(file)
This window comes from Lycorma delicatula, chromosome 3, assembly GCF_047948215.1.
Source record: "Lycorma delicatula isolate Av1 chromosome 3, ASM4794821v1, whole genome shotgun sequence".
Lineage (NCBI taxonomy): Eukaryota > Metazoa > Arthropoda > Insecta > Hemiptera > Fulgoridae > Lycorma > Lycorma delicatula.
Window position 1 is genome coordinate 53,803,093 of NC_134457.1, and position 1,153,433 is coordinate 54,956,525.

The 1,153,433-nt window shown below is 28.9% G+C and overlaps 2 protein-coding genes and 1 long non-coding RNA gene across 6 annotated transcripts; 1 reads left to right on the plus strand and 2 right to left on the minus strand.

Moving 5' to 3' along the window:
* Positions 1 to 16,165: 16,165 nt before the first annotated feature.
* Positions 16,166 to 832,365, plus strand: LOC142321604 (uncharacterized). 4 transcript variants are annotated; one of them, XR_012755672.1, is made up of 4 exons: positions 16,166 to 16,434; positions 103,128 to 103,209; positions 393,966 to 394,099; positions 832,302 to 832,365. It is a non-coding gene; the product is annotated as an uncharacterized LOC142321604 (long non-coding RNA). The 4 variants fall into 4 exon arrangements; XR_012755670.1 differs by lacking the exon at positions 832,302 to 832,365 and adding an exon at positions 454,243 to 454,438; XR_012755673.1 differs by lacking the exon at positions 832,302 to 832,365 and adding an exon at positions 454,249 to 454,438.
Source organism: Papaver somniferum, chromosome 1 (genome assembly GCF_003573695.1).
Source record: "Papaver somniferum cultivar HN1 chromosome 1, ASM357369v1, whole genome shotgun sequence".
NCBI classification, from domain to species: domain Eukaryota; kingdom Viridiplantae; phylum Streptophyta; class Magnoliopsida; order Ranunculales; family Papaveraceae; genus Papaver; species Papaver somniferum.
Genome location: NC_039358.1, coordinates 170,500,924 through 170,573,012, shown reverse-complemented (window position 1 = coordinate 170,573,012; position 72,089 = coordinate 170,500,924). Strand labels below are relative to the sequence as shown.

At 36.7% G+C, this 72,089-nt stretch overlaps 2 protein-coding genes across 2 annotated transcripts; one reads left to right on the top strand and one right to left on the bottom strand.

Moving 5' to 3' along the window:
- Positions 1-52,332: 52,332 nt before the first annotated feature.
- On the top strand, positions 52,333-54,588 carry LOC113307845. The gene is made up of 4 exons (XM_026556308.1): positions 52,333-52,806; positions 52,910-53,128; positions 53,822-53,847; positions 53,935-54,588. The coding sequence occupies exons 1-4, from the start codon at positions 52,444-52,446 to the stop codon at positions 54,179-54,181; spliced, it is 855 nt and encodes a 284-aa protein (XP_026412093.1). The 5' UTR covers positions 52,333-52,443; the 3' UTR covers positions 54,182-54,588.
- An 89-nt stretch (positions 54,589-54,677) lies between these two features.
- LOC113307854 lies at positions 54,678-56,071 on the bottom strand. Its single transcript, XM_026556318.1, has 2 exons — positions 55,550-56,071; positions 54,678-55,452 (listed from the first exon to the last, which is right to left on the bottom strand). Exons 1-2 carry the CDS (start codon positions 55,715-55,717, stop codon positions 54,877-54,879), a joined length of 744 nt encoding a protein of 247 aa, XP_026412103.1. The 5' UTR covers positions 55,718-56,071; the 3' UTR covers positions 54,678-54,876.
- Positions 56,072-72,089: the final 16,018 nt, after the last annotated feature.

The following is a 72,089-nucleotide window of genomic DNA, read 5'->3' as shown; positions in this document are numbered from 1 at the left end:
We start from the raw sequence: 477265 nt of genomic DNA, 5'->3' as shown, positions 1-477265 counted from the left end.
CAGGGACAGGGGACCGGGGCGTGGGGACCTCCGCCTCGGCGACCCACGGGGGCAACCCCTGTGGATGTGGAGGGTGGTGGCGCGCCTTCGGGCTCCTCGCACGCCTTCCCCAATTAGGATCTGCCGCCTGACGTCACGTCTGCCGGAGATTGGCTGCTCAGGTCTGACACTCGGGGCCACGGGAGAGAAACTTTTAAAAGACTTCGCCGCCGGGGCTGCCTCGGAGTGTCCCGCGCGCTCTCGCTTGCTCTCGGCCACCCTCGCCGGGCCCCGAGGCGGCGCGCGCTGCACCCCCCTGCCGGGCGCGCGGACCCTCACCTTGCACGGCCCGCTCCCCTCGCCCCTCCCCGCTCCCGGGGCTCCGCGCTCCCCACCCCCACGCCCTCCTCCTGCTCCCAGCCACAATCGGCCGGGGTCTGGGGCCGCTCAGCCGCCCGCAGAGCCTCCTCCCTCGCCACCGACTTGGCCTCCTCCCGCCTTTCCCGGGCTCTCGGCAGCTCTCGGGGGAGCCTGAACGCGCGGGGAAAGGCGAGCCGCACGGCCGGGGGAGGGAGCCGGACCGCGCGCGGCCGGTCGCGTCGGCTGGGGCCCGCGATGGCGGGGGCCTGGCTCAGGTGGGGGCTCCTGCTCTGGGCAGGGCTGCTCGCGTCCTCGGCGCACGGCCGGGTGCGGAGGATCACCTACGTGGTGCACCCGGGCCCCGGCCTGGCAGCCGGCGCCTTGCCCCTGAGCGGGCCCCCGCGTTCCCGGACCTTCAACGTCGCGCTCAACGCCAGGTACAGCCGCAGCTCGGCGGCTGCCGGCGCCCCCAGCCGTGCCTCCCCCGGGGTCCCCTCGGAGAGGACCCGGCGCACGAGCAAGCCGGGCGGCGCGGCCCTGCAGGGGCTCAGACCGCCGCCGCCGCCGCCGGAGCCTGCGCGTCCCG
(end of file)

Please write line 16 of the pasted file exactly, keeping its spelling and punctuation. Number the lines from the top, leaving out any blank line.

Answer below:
- On the top strand, positions 52,333-54,588 carry LOC113307845. The gene is made up of 4 exons (XM_026556308.1): positions 52,333-52,806; positions 52,910-53,128; positions 53,822-53,847; positions 53,935-54,588. The coding sequence occupies exons 1-4, from the start codon at positions 52,444-52,446 to the stop codon at positions 54,179-54,181; spliced, it is 855 nt and encodes a 284-aa protein (XP_026412093.1). The 5' UTR covers positions 52,333-52,443; the 3' UTR covers positions 54,182-54,588.